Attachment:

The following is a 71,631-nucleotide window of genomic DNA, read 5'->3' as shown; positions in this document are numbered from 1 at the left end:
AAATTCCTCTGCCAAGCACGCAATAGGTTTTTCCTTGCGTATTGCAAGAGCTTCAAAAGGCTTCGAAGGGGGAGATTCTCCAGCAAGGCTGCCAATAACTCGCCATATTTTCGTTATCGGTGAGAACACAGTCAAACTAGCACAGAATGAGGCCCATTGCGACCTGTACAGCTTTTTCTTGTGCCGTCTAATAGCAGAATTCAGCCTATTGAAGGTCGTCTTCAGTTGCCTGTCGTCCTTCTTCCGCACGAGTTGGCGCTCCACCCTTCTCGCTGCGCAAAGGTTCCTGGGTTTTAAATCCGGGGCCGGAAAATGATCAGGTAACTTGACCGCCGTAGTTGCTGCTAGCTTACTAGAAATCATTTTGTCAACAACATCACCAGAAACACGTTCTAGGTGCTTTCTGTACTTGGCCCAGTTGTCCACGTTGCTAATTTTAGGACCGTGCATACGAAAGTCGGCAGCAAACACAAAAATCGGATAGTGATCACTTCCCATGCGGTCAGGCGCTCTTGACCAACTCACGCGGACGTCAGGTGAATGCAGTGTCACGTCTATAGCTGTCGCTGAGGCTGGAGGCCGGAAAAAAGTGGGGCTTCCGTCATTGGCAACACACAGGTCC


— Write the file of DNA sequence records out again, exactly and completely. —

The following is a 71,631-nucleotide window of genomic DNA, read 5'->3' as shown; positions in this document are numbered from 1 at the left end:
AAATTCCTCTGCCAAGCACGCAATAGGTTTTTCCTTGCGTATTGCAAGAGCTTCAAAAGGCTTCGAAGGGGGAGATTCTCCAGCAAGGCTGCCAATAACTCGCCATATTTTCGTTATCGGTGAGAACACAGTCAAACTAGCACAGAATGAGGCCCATTGCGACCTGTACAGCTTTTTCTTGTGCCGTCTAATAGCAGAATTCAGCCTATTGAAGGTCGTCTTCAGTTGCCTGTCGTCCTTCTTCCGCACGAGTTGGCGCTCCACCCTTCTCGCTGCGCAAAGGTTCCTGGGTTTTAAATCCGGGGCCGGAAAATGATCAGGTAACTTGACCGCCGTAGTTGCTGCTAGCTTACTAGAAATCATTTTGTCAACAACATCACCAGAAACACGTTCTAGGTGCTTTCTGTACTTGGCCCAGTTGTCCACGTTGCTAATTTTAGGACCGTGCATACGAAAGTCGGCAGCAAACACAAAAATCGGATAGTGATCACTTCCCATGCGGTCAGGCGCTCTTGACCAACTCACGCGGACGTCAGGTGAATGCAGTGTCACGTCTATAGCTGTCGCTGAGGCTGGAGGCCGGAAAAAAGTGGGGCTTCCGTCATTGGCAACACACAGGTCC